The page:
Office of the Attorney General
Honorable Oscar H. Mauzy
Opinion No. MW-345
Re: Constitutionality of House Bill 733
Dear Senator Mauzy:
On April 21, 1981, we issued Attorney General Opinion MW-326 (1981), which upheld as constitutional the provisions of House Bill 733, pending before the 67th Legislature. You now ask a number of further questions regarding this legislation.
In Attorney General Opinion MW-326, we said that 'House Bill 733, as amended, has been upheld in all respects by the only federal appellate court which has considered the matter.' Although the bill itself was of course not before the court in Record Revolution No. 6, Inc. v. City of Parma, 638 F. 2d 916 (6th Cir., 1980), each provision of the bill to which a constitutional objection might reasonably be raised was considered and upheld by the court. Thus, we believe it is fair to infer from the decision that each provision of House Bill 733 has been upheld by the Court of Appeals for the Sixth Circuit.
You ask whether House Bill 733 as presented to us provides sufficient guidelines to prevent selective discriminatory enforcement. Although the court in Record Revolution No. 6, Inc. v. City of Parma, supra, recognized the possibility of discriminatory enforcement of this kind of legislation, it declined to hold the ordinance unconstitutional on this ground. 638 F. 2d, at 931. Rather, it held invalid the definition of 'drug paraphernalia' on the basis of the vagueness and overbreadth of the 'designed for use' standard, a standard which has been omitted from the present version of House Bill 733.
Furthermore, both the court's decision in City of Parma, and Attorney General Opinion MW-326 uphold only the facial constitutionality of various provisions of the ordinance and House Bill 733, respectively. It is well established that the constitutionality of a statute will not be measured by some possible future application thereof. Solesbee v. Balkcom, 339 U.S. 9, 11 (1950). In Joseph E. Seagram & Sons, Inc. v. Hostetter, 384 U.S. 35 (1966), the Supreme Court said that where a statute not yet in effect is attacked on constitutional grounds, its facial constitutionality is the only relevant inquiry. 384 U.S. at 41.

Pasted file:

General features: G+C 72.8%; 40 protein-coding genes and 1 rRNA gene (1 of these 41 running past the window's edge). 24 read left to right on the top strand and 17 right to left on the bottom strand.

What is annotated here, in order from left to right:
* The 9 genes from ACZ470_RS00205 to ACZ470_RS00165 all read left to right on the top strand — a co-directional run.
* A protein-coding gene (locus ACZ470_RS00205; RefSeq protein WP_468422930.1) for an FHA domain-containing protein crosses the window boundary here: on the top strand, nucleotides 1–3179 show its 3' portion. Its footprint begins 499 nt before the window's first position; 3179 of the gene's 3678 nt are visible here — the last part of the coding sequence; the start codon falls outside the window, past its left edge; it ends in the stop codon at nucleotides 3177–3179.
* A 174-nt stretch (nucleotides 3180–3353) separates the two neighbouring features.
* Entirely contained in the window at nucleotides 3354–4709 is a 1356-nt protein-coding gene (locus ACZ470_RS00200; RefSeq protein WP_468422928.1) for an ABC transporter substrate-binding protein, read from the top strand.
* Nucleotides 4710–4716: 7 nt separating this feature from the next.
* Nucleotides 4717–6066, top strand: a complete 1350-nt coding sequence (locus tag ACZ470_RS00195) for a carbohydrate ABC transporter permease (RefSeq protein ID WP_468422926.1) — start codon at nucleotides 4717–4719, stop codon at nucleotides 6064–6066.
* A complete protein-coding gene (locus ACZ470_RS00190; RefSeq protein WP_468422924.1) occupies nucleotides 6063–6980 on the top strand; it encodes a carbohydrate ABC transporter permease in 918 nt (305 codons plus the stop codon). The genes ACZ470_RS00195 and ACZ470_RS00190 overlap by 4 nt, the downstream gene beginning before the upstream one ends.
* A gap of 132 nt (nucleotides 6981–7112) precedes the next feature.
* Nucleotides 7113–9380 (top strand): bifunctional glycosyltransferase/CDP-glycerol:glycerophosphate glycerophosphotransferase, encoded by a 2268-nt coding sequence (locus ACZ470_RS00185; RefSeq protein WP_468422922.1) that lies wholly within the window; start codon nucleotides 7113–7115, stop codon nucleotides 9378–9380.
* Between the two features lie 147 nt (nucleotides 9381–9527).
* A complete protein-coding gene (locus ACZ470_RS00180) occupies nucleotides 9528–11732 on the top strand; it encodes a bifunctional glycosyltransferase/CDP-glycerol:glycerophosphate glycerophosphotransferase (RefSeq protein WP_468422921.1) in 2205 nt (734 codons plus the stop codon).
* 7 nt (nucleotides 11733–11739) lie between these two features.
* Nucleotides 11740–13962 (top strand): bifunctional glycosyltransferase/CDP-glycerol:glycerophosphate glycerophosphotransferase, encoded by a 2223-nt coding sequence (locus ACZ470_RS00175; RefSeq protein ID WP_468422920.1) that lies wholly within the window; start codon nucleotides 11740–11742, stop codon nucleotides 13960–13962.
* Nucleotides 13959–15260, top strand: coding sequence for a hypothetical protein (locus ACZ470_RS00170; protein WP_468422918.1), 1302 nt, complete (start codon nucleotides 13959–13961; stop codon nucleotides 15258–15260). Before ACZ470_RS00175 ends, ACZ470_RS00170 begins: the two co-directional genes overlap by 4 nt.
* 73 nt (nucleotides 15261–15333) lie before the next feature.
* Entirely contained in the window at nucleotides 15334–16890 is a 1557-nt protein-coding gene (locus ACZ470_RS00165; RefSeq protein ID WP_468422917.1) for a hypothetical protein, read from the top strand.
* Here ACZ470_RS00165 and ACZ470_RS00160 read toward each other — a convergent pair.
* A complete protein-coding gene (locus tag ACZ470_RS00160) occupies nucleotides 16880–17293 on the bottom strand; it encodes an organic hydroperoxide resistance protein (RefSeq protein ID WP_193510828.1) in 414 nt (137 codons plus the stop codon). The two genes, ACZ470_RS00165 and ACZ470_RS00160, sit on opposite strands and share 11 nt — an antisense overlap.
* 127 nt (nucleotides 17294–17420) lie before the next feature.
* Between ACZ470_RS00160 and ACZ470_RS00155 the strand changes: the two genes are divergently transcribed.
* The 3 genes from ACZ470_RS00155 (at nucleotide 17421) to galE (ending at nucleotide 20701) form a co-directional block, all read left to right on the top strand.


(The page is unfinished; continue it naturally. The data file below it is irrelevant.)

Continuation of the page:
You also ask whether two of the evidentiary rules contained in House Bill 733, specifically items (9) and (10) in section 5.15, might promote selective discriminatory enforcement by suggesting to law enforcement officials that 'only businesses which sell prohibited items in certain quantities, such as 'head shops,' should be prosecuted.' The court in City of Parma rejected the contention that any of the evidentiary rules [there called 'logically relevant factors'] present in House Bill 733 are facially unconstitutional. 638 F. 2d at 934. Rather, the court recognized that the list of evidentiary rules does not supersede state rules of evidence and that state law naturally incorporates principles of due process. In our opinion, a court would similarly construe the evidentiary rules of House Bill 733 to conform to state evidentiary rules and to principles of due process.
You also question item (1) of section 5.15 of the evidentiary rules. In City of Parma, the court affirmed that 'guilt must be based on personal action, statements, or knowledge, not on association with other persons suspected of criminal conduct.' 638 F. 2d at 933. As we have previously noted, however, the evidentiary rules in themselves incorporate state rules of evidence and principles of due process. For this reason, the court declined to declare any of the rules similar to those present in House Bill 733 to be facially unconstitutional. We believe that a court would construe the evidentiary rules of House Bill 733 in a similar manner, and thus, uphold their facial constitutionality. Also, as we have indicated, the question of unconstitutional enforcement is not a proper inquiry here.
You ask whether the 'should reasonably know' standard in item (5) of the evidentiary rules renders this factor unconstitutional. The court in City of Parma rejected the 'reason to know' standard as vague and overbroad in defining the prohibited conduct. 638 F. 2d, at 935-36. The court did not reject the standard as part of the evidentiary rules, because, as we have noted, it presumed that state rules of evidence and principles of due process would temper the construction of the evidentiary rules. Id. at 933-34.
Finally, you ask us to consider House Bill 733 in light of David Clark v. City of Irving, presently pending in the United States District Court, Northern District of Texas, and three cases, pending in federal district court in Oklahoma, which challenge the validity of recently enacted drug paraphernalia legislation in that state. We understand that plaintiffs have taken a voluntary nonsuit in the City of Irving case, and as of this date, none of the courts in the Oklahoma cases have rendered a decision on the merits. In any event, the Oklahoma statute at issue differs substantially in several respects from House Bill 733.
House Bill 733 as presented to us is not unconstitutional as against the objections you have suggested.
House Bill 733 is not unconstitutional with respect to objections raised.
Very truly yours,
Attorney General of Texas
John W. Fainter, Jr.
First Assistant Attorney General
Richard E. Gray III
Executive Assistant Attorney General
Prepared by Rick Gilpin
Assistant Attorney General